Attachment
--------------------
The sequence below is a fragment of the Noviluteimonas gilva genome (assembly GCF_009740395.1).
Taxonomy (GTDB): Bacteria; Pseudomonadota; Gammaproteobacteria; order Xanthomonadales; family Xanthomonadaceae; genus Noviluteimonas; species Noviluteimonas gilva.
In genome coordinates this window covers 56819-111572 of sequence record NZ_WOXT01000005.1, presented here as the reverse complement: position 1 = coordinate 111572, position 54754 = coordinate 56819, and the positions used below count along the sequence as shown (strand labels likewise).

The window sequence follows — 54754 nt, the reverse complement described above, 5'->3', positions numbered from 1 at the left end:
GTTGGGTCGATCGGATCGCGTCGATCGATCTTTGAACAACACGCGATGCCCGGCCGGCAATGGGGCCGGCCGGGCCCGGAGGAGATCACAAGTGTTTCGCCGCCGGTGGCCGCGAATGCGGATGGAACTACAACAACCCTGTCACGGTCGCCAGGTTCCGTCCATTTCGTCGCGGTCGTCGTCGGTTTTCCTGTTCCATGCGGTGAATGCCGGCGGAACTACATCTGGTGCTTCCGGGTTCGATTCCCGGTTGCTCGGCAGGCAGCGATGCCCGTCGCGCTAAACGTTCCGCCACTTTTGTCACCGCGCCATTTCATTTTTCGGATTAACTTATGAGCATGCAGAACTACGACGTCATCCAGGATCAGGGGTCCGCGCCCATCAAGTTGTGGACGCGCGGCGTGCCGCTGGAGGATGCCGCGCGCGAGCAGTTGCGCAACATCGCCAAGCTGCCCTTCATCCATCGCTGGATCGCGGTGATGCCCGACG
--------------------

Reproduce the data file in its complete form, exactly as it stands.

The sequence below is a fragment of the Noviluteimonas gilva genome (assembly GCF_009740395.1).
Taxonomy (GTDB): Bacteria; Pseudomonadota; Gammaproteobacteria; order Xanthomonadales; family Xanthomonadaceae; genus Noviluteimonas; species Noviluteimonas gilva.
In genome coordinates this window covers 56819-111572 of sequence record NZ_WOXT01000005.1, presented here as the reverse complement: position 1 = coordinate 111572, position 54754 = coordinate 56819, and the positions used below count along the sequence as shown (strand labels likewise).

The window sequence follows — 54754 nt, the reverse complement described above, 5'->3', positions numbered from 1 at the left end:
GTTGGGTCGATCGGATCGCGTCGATCGATCTTTGAACAACACGCGATGCCCGGCCGGCAATGGGGCCGGCCGGGCCCGGAGGAGATCACAAGTGTTTCGCCGCCGGTGGCCGCGAATGCGGATGGAACTACAACAACCCTGTCACGGTCGCCAGGTTCCGTCCATTTCGTCGCGGTCGTCGTCGGTTTTCCTGTTCCATGCGGTGAATGCCGGCGGAACTACATCTGGTGCTTCCGGGTTCGATTCCCGGTTGCTCGGCAGGCAGCGATGCCCGTCGCGCTAAACGTTCCGCCACTTTTGTCACCGCGCCATTTCATTTTTCGGATTAACTTATGAGCATGCAGAACTACGACGTCATCCAGGATCAGGGGTCCGCGCCCATCAAGTTGTGGACGCGCGGCGTGCCGCTGGAGGATGCCGCGCGCGAGCAGTTGCGCAACATCGCCAAGCTGCCCTTCATCCATCGCTGGATCGCGGTGATGCCCGACG